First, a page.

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Debates on how many fighters and bombers the Air Force needs could be moot as President Barack Obama's administration and Congress focus on the nation's financial woes and look to defense acquisition programs as a place to save money, defense analyst Loren Thompson warned Wednesday.
Thompson spoke during a seminar in Washington, D.C., "Combat Air Forces in Crisis," organized by the Air Force Association.
"To put it simply, the U.S. is out of money," said Thompson, of the Arlington, Va.-based Lexington Institute.
With a national budget debt of $1 trillion for 2009, lawmakers will look at defense spending as a place to cut costs, Thompson predicted. Because they can't trim military pay and benefits or operations costs, lawmakers will focus on acquisition programs to trim and cancel.
For the Air Force, that means buying fewer F-22 Raptors, F-35 Lightning IIs and delaying plans to deliver a new bomber in 2018. Navy, Army and Marine programs will suffer similar setbacks, Thompson said.
Axing Air Force acquisition plans would come at a bad time for the service.
During the 1990s, the Air Force decided against purchasing large quantities of additional F-15 Eagles and F-16 Fighting Falcons because the service was waiting to field stealthy F-22s and F-35s, said Rebecca Grant, director of the Air Force Association's Mitchell Institute.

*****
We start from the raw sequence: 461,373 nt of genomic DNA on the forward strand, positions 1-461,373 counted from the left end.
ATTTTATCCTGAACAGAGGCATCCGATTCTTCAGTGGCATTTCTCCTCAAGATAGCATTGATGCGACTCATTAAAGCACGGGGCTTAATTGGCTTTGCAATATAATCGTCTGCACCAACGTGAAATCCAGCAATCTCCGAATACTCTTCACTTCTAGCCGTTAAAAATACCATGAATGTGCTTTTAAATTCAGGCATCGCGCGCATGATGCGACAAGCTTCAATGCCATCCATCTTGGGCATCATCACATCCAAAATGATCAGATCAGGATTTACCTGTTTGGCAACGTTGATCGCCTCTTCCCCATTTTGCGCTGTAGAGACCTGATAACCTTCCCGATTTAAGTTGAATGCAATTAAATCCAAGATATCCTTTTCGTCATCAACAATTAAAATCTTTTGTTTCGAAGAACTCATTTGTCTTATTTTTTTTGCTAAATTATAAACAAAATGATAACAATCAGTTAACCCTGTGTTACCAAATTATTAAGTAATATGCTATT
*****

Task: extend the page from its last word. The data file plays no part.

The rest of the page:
Higher-than-expected development costs and delays left the Air Force with contracts to buy 187 F-22s, far fewer than commanders wanted. The F-35 is still in the testing phase.
The result is that today, 56 percent of the 1,404 fighters in active-duty units have been flying for 18 years or more, Grant said. All Air National Guard and Air Force Reserve planes have flown for more than 18 years.
Retired Gen. Gregory "Speedy" Martin, who headed Air Force Materiel Command and U.S. Air Forces in Europe, said that in retrospect the Air Force should have continued to buy small numbers of F-15s and F-16s until stealth fighters arrived. That would have kept the fighter fleet from aging and provide a bridge between two generations of aircraft.
Now it doesn't make sense to buy F-16s and F-15s, Martin said. The service should focus its fighter dollars on the stealth aircraft and smaller warplanes like the remote-controlled MQ-9 Reaper.